Chennai, India

December 13, 2010 at 05:55PM     Travel Chennai India

At Arjuna
I recently visited Chennai, India, for research. The project that funded my postdoc here in Brisbane was a joint Australia-India project on denial of service attacks, and we visited our colleagues at the Indian Institute of Technology (IIT) Madras in Chennai. Chennai is in the south east of India.

IIT Madras
Most of the days were spent working and eating. We had lots of tasty and interesting south Indian and north Indian food. I had some very good palak paneer, a dish I should learn how to make. And I enjoyed the chance to have lots of garlic and butter naan. However, I may have turned a few eyes by eating the naan on its own as opposed to using it to scoop up curry; what can I say, I enjoy good bread!

Traffic in Chennai
This was my first visit to India. One thing that really stood out for me was the chaos of the roads; sadly, the picture at left doesn't do it justice. There are almost never lane markers on the roads, and even when there are they are completely ignored. No one uses turn signals; everyone uses their horn. About to pass? Honk. Being passed? Honk. Feeling bored? Honk. I found it very loud and quite a bit annoying. The roads are very democratic, however. No matter how fast or slow you're going—walking, cycling, motor bike, truck, car, bus, or even if you're a cow—you can use the road just as much as anyone else.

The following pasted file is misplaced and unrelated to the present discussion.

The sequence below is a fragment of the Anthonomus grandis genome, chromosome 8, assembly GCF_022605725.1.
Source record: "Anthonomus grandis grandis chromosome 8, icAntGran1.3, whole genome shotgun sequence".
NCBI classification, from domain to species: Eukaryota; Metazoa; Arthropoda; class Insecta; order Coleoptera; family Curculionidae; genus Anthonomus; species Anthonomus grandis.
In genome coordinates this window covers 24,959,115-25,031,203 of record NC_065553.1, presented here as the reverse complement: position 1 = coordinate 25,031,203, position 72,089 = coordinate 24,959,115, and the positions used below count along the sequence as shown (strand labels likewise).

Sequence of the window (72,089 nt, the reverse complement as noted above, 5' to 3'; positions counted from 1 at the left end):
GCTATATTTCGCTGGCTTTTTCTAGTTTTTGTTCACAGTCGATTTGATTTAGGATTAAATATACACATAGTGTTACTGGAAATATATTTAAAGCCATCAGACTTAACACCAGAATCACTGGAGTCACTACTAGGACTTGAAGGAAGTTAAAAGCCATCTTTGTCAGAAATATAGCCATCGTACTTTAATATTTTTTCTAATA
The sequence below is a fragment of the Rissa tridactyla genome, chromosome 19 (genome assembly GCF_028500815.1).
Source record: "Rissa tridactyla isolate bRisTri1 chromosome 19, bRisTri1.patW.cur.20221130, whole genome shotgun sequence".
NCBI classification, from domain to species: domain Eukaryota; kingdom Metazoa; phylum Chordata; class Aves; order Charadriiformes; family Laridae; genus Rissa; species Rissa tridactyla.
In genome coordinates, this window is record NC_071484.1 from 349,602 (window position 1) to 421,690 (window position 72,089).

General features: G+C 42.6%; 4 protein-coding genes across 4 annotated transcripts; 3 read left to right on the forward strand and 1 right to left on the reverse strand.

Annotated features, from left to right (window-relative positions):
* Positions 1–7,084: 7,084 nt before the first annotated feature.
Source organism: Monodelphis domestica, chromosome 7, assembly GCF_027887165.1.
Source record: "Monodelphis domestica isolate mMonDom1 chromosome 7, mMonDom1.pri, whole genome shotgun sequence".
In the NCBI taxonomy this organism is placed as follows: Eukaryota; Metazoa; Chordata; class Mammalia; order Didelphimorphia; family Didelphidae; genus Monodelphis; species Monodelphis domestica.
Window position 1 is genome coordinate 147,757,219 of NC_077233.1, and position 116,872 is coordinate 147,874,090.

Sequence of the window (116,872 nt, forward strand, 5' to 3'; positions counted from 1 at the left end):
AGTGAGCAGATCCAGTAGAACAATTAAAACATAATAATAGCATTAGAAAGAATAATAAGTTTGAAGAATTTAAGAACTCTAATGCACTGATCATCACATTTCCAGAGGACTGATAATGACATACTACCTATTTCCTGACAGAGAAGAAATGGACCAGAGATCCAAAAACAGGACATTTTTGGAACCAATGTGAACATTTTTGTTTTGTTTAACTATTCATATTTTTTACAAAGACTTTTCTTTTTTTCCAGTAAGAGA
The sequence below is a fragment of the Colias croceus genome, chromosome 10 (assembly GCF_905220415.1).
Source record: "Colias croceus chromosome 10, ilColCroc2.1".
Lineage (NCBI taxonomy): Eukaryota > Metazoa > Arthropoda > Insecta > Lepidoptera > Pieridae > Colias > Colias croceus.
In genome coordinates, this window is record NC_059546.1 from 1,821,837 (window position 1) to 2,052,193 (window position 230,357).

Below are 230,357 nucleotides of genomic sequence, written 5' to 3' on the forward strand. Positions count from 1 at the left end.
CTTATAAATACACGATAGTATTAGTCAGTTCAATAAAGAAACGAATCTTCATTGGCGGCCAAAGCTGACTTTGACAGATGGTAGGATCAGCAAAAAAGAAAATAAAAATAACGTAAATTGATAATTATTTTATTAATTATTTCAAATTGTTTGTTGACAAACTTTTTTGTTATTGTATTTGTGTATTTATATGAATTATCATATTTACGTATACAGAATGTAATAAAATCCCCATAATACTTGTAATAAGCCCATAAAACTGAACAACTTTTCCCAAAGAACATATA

I had a chance to do a bit of sightseeing in south east India.
Ganesharatha, Mamallapuram
I took a day tour in a taxi down to Mamallapuram, a UNESCO World Heritage Site built between the 7th and 9th centuries. There are a variety of temples and shrines. The picture at right is a rock formation called "Krishna's Butterball" which looks like it's about to roll down the hill but in fact is quite sturdy: "Legend has it that the Pallava rulers attempted to move the boulder with help of elephants, but to no avail." ( In the nearby park are many shrines and engravings, including the picture at the beginning of this post where I'm standing in front of a giant relief sculpture called Arjuna's Penance.

Five Rathas panorama

Another historical site in Mamallapuram is the Five Rathas, shown at right. A ratha is a chariot, and these are five shrines shaped like chariots. What's really amazing is that these five shrines were all carved out of a single slab of granite that was covering the entire site. That's right, they didn't carve each one separately, all five of them were carved from the same slab of granite.

Shore Temple panorama
Along the ocean in Mamallapuram is another temple, the Shore Temple, built in the 8th century, and still standing. I dipped my feet in the nearby Indian Ocean for the first time.